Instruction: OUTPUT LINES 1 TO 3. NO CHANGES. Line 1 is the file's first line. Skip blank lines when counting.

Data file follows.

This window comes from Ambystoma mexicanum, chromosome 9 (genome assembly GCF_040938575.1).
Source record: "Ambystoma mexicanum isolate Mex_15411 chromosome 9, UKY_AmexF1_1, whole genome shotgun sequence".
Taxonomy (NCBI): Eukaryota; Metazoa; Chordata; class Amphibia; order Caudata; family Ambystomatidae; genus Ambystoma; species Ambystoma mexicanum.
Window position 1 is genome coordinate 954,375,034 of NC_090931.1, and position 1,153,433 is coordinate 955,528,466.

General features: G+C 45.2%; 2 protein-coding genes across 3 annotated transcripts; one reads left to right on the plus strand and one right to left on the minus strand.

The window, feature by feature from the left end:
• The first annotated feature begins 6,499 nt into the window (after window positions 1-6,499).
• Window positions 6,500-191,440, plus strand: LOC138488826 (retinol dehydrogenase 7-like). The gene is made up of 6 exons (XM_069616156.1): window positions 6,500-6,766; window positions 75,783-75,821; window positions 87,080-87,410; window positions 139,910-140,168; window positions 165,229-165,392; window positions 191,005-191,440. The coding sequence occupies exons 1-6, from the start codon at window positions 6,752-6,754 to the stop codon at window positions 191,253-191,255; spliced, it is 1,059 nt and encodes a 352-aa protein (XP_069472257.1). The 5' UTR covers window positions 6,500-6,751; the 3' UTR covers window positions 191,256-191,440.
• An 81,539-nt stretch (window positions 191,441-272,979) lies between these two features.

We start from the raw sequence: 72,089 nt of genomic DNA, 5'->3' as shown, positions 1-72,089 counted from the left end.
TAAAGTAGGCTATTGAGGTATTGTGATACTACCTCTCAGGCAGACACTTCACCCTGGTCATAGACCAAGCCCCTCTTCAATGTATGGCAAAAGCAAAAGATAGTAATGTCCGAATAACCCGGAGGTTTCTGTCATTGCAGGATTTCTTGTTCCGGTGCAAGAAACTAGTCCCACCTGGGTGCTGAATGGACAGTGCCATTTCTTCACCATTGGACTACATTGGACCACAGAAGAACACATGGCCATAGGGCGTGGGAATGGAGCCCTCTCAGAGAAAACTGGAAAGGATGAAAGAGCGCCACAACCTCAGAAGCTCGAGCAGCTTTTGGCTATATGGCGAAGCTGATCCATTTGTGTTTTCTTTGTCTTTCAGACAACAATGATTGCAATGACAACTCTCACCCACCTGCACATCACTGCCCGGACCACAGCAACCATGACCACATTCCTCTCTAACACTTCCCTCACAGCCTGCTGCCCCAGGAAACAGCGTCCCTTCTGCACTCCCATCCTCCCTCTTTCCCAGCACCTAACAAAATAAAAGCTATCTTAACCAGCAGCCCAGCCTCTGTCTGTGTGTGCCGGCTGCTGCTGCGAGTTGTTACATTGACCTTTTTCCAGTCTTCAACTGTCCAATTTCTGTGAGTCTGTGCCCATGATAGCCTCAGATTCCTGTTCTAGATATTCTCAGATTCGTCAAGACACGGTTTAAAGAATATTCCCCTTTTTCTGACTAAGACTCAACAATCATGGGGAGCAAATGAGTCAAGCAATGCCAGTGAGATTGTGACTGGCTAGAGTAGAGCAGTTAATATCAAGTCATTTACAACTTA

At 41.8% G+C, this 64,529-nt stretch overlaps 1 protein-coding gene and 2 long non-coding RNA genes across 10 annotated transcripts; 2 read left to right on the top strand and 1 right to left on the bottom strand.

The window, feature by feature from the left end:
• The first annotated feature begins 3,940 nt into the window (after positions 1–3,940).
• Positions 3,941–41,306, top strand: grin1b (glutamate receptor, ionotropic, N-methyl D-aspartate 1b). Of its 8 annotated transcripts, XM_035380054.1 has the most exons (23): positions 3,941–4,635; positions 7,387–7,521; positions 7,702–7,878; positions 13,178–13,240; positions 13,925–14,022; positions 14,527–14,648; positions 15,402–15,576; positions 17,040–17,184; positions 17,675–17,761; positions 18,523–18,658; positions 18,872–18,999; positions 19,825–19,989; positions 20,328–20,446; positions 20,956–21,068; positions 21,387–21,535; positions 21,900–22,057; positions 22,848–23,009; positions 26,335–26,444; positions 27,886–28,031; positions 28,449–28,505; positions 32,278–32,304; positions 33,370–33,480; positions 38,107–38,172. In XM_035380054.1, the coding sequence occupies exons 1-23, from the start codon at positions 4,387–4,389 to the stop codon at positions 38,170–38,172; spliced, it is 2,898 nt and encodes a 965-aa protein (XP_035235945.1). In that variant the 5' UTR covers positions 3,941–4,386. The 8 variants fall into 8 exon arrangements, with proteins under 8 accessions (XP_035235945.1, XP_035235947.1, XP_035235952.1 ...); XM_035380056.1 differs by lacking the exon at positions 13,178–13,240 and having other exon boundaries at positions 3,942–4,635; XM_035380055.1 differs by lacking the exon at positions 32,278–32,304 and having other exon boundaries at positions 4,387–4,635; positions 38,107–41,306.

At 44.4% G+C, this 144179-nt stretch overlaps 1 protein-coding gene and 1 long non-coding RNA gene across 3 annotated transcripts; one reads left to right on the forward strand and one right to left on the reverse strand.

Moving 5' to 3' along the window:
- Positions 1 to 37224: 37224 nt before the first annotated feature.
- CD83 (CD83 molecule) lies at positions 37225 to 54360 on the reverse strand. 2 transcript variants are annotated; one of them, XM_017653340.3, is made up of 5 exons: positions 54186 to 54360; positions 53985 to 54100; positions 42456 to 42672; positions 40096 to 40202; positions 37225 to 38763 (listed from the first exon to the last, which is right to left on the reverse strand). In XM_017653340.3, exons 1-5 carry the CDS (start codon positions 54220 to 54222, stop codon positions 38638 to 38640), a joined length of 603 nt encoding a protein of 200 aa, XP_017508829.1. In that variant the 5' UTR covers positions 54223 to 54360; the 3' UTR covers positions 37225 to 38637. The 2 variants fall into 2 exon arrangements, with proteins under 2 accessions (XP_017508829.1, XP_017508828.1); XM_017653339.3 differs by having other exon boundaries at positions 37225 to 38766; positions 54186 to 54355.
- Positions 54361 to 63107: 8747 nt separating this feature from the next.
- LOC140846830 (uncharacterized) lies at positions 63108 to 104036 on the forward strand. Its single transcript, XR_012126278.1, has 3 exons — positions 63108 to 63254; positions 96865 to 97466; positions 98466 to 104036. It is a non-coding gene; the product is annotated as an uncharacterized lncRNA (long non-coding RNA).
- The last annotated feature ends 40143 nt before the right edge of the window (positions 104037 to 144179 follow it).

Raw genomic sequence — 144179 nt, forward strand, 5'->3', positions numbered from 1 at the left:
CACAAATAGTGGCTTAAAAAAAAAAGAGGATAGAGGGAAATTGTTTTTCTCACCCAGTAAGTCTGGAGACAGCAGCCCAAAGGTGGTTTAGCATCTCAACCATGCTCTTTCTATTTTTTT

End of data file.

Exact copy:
This window comes from Ambystoma mexicanum, chromosome 9 (genome assembly GCF_040938575.1).
Source record: "Ambystoma mexicanum isolate Mex_15411 chromosome 9, UKY_AmexF1_1, whole genome shotgun sequence".
Taxonomy (NCBI): Eukaryota; Metazoa; Chordata; class Amphibia; order Caudata; family Ambystomatidae; genus Ambystoma; species Ambystoma mexicanum.